For those of you who follow me on twitter, you've probably gathered that I'm a huge Kim Boyce fan--I really haven't been this excited and inspired by a cookbook in a long time. Perhaps ever. I had the opportunity to meet Kim last week at Omnivore Books and hear her take on the different whole grain flours she uses in Good to the Grain and how each affects the flavor and texture of her recipes. If you want a more detailed review of her book, I wrote a short piece for Bay Area Bites last week, so feel free to read more there.
Although it's one of my favorites, I haven't had a piece of pumpkin pie yet this fall. Actually, in the spirit of full disclosure, I did have a few bites of a piece from Mission Pie but that doesn't really count. I seem to have a tendency to over-do it with pumpkin pie and get a little tired of it before Thanksgiving. So I wait, thinking of other ways to use pumpkin. I was leafing through my recipe binder the other night and stumbled across this recipe for Pumpkin Semolina Cake. Semolina flour is available in most supermarkets, so you shouldn't have much trouble finding it. It's often used to make homemade pasta and pizza dough because it has a higher gluten percentage, making pasta stretch easily rather than breaking apart. While Italians use it for pastas, it's traditionally used in Greece, North Africa and the Middle East to make crumbly baked goods. Because of the high egg content in this recipe, the cake is almost pudding-like with a large, moist crumb (thanks to the semolina flour). I'd never baked a cake in a water bath before, although I'd heard of people doing so with cheesecakes. It turns out, it's a common practice with delicate foods and egg-based desserts (of which this is one) because it allows them to cook at a lower, even temperature. This cake is best served warm with a dollop of homemade whipped cream. And I think it's especially nice served with cinnamon or mint tea. It should tide me over until Thanksgiving when I'll savor my first real piece of pumpkin pie. However, I loved this cake so much that--dare I say--it could even be a nice substitute.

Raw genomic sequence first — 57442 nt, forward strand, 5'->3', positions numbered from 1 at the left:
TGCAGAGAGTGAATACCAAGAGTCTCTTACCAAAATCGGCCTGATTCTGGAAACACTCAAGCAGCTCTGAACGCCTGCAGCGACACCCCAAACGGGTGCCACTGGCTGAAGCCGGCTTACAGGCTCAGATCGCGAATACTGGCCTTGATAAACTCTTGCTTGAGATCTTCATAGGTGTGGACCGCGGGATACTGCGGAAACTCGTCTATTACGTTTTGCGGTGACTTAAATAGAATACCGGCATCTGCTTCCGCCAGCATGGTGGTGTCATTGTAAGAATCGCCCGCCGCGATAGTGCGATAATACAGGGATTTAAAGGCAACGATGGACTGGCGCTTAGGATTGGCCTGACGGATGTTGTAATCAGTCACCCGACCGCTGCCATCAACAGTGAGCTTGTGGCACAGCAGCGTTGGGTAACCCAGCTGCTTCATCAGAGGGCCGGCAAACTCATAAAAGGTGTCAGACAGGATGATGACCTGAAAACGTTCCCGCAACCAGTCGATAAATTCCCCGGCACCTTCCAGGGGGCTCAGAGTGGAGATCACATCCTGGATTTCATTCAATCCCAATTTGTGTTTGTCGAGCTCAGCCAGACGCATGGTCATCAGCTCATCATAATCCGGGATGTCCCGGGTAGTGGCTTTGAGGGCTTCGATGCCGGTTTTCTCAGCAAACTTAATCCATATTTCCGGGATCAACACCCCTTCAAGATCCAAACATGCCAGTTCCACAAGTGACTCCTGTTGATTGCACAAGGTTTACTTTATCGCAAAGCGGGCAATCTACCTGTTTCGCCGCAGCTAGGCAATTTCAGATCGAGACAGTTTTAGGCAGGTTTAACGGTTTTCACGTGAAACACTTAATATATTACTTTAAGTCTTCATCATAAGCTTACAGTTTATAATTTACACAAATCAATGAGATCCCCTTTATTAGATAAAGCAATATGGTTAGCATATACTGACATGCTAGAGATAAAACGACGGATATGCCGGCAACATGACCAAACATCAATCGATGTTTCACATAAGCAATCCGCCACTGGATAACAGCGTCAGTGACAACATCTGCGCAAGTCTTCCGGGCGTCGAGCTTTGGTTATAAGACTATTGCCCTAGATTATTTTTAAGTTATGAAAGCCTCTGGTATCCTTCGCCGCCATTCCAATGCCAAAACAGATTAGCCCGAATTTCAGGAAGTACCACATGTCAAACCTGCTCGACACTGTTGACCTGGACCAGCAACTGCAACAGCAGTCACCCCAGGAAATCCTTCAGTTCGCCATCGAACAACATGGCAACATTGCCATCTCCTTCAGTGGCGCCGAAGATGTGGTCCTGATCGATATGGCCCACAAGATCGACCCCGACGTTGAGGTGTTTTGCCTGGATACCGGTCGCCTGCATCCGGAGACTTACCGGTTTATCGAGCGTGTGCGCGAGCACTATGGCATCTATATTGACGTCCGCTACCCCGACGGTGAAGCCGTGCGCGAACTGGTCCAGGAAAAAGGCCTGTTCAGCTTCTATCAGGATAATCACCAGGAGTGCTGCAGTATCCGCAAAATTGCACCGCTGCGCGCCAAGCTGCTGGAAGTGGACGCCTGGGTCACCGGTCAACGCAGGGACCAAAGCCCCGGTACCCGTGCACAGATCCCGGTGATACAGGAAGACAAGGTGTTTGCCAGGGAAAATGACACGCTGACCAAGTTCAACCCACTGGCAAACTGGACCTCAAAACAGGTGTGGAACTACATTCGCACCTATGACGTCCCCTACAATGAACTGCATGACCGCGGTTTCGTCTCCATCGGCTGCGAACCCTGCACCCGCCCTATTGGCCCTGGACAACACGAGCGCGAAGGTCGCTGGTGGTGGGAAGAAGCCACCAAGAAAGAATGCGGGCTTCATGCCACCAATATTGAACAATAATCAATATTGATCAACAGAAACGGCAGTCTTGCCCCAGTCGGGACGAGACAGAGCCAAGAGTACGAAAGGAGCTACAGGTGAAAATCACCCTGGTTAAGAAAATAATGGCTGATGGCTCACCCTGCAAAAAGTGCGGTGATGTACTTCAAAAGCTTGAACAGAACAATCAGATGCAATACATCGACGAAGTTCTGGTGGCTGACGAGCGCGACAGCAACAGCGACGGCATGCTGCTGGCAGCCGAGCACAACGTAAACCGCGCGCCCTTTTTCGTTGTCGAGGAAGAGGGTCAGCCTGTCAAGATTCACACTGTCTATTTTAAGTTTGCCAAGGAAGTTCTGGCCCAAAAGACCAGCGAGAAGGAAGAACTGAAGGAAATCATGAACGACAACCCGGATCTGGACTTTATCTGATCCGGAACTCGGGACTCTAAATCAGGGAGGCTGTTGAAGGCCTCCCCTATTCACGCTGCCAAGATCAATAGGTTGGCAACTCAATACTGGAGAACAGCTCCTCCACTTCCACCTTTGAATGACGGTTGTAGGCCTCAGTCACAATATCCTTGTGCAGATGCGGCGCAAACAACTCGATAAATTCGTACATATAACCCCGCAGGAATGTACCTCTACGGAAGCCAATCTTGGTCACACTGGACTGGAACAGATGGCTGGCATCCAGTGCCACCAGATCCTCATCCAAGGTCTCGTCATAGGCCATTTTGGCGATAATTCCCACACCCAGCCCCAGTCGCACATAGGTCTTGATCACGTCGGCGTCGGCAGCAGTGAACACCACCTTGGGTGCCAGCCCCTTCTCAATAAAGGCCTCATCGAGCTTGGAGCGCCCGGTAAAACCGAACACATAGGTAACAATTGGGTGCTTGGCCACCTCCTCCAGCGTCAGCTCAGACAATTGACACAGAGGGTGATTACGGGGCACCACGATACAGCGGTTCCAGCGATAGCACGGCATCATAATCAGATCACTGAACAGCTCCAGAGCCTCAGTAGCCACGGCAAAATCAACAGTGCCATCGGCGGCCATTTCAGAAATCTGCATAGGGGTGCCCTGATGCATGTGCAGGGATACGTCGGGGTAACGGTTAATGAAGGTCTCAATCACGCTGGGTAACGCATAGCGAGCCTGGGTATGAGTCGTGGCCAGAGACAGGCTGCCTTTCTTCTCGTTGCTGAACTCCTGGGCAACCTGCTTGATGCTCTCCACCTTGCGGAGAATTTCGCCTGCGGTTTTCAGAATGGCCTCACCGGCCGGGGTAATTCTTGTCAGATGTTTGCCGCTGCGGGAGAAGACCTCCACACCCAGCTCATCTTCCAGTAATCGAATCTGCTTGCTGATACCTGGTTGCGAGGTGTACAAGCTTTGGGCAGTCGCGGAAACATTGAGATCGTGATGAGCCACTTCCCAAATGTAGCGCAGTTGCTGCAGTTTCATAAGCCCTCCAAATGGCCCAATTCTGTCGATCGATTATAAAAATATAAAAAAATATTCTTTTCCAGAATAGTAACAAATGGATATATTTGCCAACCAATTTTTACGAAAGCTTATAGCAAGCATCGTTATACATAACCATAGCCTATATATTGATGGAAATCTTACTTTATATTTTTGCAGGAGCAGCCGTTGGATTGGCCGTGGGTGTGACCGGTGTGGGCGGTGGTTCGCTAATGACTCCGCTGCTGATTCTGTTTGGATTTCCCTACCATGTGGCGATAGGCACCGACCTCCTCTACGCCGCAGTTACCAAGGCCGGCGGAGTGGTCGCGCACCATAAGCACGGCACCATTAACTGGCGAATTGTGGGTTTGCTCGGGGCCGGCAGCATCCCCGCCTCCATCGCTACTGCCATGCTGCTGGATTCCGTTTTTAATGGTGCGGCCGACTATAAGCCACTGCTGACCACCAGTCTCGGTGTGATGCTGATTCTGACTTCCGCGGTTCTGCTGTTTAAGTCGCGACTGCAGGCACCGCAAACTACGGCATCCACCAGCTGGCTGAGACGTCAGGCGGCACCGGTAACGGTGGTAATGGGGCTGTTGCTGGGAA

This is my favorite soup recipe. Ever. I discovered it in Vegetarian Times when I was a vegetarian and living in Boulder, CO (fitting, I know). But more than anything, this soup reminds me of snowy afternoons in Boston. A whole pot would feed me for a good five days. As a graduate student, I'd stock up on bread, butter, greens, coffee and milk, plenty of tea, and a chocolate bar and I could hibernate for quite some time. The smell of the fennel seeds cooking in olive oil brings me right back to my pink-tiled Brookline kitchen. I'd sit at the bay windows, looking out at elderly Russian women in vibrant silk scarves pushing their shopping carts back from the corner grocery store, and college kids with backpacks and arms of books racing to catch the bus. I'll always equate the smell of this soup with that light-filled pink kitchen, fallen leaves whipping by the windows, and the fading Eastern afternoon light.